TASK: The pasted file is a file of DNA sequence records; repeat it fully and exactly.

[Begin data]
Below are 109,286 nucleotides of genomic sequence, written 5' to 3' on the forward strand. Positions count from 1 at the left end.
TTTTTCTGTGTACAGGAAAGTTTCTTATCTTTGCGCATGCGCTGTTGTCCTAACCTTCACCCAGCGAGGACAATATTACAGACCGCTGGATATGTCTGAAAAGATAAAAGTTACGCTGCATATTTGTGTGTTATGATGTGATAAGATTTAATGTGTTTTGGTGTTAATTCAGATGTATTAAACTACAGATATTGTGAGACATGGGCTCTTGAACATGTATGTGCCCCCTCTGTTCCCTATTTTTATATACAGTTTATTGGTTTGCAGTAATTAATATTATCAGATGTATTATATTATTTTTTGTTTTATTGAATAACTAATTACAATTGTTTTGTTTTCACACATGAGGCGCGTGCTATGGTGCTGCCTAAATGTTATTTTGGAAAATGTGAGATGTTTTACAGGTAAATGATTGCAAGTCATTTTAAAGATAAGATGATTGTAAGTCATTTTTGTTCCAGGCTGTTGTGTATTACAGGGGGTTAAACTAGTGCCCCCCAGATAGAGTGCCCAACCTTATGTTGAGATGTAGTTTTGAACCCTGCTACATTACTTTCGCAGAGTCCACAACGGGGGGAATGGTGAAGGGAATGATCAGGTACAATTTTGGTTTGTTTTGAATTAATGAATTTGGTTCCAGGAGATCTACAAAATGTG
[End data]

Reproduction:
Below are 109,286 nucleotides of genomic sequence, written 5' to 3' on the forward strand. Positions count from 1 at the left end.
TTTTTCTGTGTACAGGAAAGTTTCTTATCTTTGCGCATGCGCTGTTGTCCTAACCTTCACCCAGCGAGGACAATATTACAGACCGCTGGATATGTCTGAAAAGATAAAAGTTACGCTGCATATTTGTGTGTTATGATGTGATAAGATTTAATGTGTTTTGGTGTTAATTCAGATGTATTAAACTACAGATATTGTGAGACATGGGCTCTTGAACATGTATGTGCCCCCTCTGTTCCCTATTTTTATATACAGTTTATTGGTTTGCAGTAATTAATATTATCAGATGTATTATATTATTTTTTGTTTTATTGAATAACTAATTACAATTGTTTTGTTTTCACACATGAGGCGCGTGCTATGGTGCTGCCTAAATGTTATTTTGGAAAATGTGAGATGTTTTACAGGTAAATGATTGCAAGTCATTTTAAAGATAAGATGATTGTAAGTCATTTTTGTTCCAGGCTGTTGTGTATTACAGGGGGTTAAACTAGTGCCCCCCAGATAGAGTGCCCAACCTTATGTTGAGATGTAGTTTTGAACCCTGCTACATTACTTTCGCAGAGTCCACAACGGGGGGAATGGTGAAGGGAATGATCAGGTACAATTTTGGTTTGTTTTGAATTAATGAATTTGGTTCCAGGAGATCTACAAAATGTG